India’s second largest software services company Infosys Technologies Ltd on Wednesday voiced its concern over Ohio state’s move to ban IT outsourcing to offshore locations such as India, media reports said.

Kris Gopalakrishnan, CEO and managing director of Infosys, said the company is concerned with the new development in a US state regarding a ban on offshore outsourcing.
However, he said Infosys’s initiative in the public services sector is focused on creating a domestic delivery center in the US and hence it will not be affected.

The US state of Ohio has banned outsourcing of government IT and back-office projects to offshore sites like India, raising fears of similar moves by other American states struggling to cope with high unemployment rates. Virginia is facing a massive backlash against outsourcing that could further affect the prospects of Indian IT firms.

The Indian software sector is already paying higher visa fees following the controversial US Congress legislation to help fund America’s Mexico border security program amid protests against outsourcing in other US states and Ohio state government’s decision is seen as a blow to the Indian IT industry.

“There are pervasive service delivery problems with offshore providers, including dissatisfaction with the quality of their services and with the fact that services are being provided offshore,” Ohio governor Ted Strickland had said in an order passed last month.

 TCS, which is the only Indian company to operate in Ohio, employs 300 people and gets $19 million in tax credit for creating local jobs.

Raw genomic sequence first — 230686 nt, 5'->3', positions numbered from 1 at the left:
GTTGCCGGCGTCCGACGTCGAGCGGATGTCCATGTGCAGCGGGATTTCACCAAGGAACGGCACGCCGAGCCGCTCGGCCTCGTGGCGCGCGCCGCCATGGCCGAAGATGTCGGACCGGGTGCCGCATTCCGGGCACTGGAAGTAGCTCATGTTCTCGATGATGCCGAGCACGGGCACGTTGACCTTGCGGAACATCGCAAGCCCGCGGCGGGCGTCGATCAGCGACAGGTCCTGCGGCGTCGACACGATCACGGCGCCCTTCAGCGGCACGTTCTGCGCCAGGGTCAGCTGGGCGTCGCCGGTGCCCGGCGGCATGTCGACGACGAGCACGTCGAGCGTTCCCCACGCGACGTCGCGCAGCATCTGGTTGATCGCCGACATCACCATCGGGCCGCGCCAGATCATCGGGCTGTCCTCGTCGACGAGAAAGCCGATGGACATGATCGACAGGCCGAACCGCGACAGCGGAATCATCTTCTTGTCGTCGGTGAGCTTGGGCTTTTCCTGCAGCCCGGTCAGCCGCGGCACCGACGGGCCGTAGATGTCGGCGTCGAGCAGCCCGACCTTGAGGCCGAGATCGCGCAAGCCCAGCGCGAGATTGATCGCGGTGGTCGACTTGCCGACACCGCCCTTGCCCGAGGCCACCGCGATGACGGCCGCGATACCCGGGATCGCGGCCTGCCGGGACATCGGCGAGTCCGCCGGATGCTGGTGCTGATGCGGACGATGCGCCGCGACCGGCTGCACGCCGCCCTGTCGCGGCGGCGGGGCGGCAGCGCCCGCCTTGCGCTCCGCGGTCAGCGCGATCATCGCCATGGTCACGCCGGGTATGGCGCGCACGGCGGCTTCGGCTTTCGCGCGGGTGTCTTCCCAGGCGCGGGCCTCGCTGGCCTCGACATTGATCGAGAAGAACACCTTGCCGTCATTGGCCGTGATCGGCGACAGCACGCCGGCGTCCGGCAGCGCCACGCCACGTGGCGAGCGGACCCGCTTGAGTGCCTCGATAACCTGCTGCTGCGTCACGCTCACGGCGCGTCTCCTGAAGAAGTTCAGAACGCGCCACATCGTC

Infosys established its subsidiary Infosys Public Services in June this year headed by Eric Paternoster after it identified the government outsourcing market as the next big opportunity.

Wipro, Infosys’s smaller rival, has a nine-year, $407-million outsourcing contract from Missouri for delivering healthcare services.

Wipro believes in the fundamental strength of the US economy and has invested in expanding our presence there through partnerships with States like Georgia where we have built a development center in Atlanta. We have also been focusing our investments and efforts in developing solutions for the government segment to help government become more effective and efficient. These moves & announcements seem counterproductive to Government's effort to reduce deficit, Wipro said in a statement.

The profitability of Indian software companies could be hit if other states in the US follow Ohio’s example and local staff in US are hired to deliver services. Indian companies are also likely to face loss of jobs following this decision.

Indian companies have been campaigning for offshoring work saying that the work actually improves the health and efficiency of American companies and government departments in the country.